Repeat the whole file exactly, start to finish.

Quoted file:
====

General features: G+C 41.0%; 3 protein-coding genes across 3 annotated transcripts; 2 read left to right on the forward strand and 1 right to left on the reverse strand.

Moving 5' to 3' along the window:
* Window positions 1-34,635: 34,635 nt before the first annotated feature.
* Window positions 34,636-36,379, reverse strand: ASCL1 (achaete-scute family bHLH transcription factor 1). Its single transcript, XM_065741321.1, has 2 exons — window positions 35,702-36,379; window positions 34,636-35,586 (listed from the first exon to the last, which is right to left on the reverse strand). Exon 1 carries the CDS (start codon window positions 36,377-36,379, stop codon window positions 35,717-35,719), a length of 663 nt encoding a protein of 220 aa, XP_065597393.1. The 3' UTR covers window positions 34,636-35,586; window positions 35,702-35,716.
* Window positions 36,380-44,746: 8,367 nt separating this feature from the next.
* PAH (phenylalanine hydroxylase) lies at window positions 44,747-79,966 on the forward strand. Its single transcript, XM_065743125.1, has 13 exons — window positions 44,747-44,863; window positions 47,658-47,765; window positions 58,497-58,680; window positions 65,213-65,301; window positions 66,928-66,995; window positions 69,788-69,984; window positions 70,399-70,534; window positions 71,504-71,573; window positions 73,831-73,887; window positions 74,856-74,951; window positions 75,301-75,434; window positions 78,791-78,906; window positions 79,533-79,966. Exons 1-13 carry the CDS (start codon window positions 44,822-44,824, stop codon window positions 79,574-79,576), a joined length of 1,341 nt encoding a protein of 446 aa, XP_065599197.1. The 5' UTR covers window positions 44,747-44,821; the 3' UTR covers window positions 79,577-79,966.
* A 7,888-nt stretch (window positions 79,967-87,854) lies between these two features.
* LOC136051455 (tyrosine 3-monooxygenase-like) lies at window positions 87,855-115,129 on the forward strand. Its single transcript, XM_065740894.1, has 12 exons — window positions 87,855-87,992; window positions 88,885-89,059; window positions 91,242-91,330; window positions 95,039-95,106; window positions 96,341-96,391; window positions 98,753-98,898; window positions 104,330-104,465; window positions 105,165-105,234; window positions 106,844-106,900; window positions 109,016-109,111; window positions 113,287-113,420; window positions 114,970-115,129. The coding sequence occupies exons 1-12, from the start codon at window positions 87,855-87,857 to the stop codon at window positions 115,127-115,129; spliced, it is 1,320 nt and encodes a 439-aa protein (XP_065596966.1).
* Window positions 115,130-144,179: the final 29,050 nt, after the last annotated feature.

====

General features: G+C 41.0%; 3 protein-coding genes across 3 annotated transcripts; 2 read left to right on the forward strand and 1 right to left on the reverse strand.

Moving 5' to 3' along the window:
* Window positions 1-34,635: 34,635 nt before the first annotated feature.
* Window positions 34,636-36,379, reverse strand: ASCL1 (achaete-scute family bHLH transcription factor 1). Its single transcript, XM_065741321.1, has 2 exons — window positions 35,702-36,379; window positions 34,636-35,586 (listed from the first exon to the last, which is right to left on the reverse strand). Exon 1 carries the CDS (start codon window positions 36,377-36,379, stop codon window positions 35,717-35,719), a length of 663 nt encoding a protein of 220 aa, XP_065597393.1. The 3' UTR covers window positions 34,636-35,586; window positions 35,702-35,716.
* Window positions 36,380-44,746: 8,367 nt separating this feature from the next.
* PAH (phenylalanine hydroxylase) lies at window positions 44,747-79,966 on the forward strand. Its single transcript, XM_065743125.1, has 13 exons — window positions 44,747-44,863; window positions 47,658-47,765; window positions 58,497-58,680; window positions 65,213-65,301; window positions 66,928-66,995; window positions 69,788-69,984; window positions 70,399-70,534; window positions 71,504-71,573; window positions 73,831-73,887; window positions 74,856-74,951; window positions 75,301-75,434; window positions 78,791-78,906; window positions 79,533-79,966. Exons 1-13 carry the CDS (start codon window positions 44,822-44,824, stop codon window positions 79,574-79,576), a joined length of 1,341 nt encoding a protein of 446 aa, XP_065599197.1. The 5' UTR covers window positions 44,747-44,821; the 3' UTR covers window positions 79,577-79,966.
* A 7,888-nt stretch (window positions 79,967-87,854) lies between these two features.
* LOC136051455 (tyrosine 3-monooxygenase-like) lies at window positions 87,855-115,129 on the forward strand. Its single transcript, XM_065740894.1, has 12 exons — window positions 87,855-87,992; window positions 88,885-89,059; window positions 91,242-91,330; window positions 95,039-95,106; window positions 96,341-96,391; window positions 98,753-98,898; window positions 104,330-104,465; window positions 105,165-105,234; window positions 106,844-106,900; window positions 109,016-109,111; window positions 113,287-113,420; window positions 114,970-115,129. The coding sequence occupies exons 1-12, from the start codon at window positions 87,855-87,857 to the stop codon at window positions 115,127-115,129; spliced, it is 1,320 nt and encodes a 439-aa protein (XP_065596966.1).
* Window positions 115,130-144,179: the final 29,050 nt, after the last annotated feature.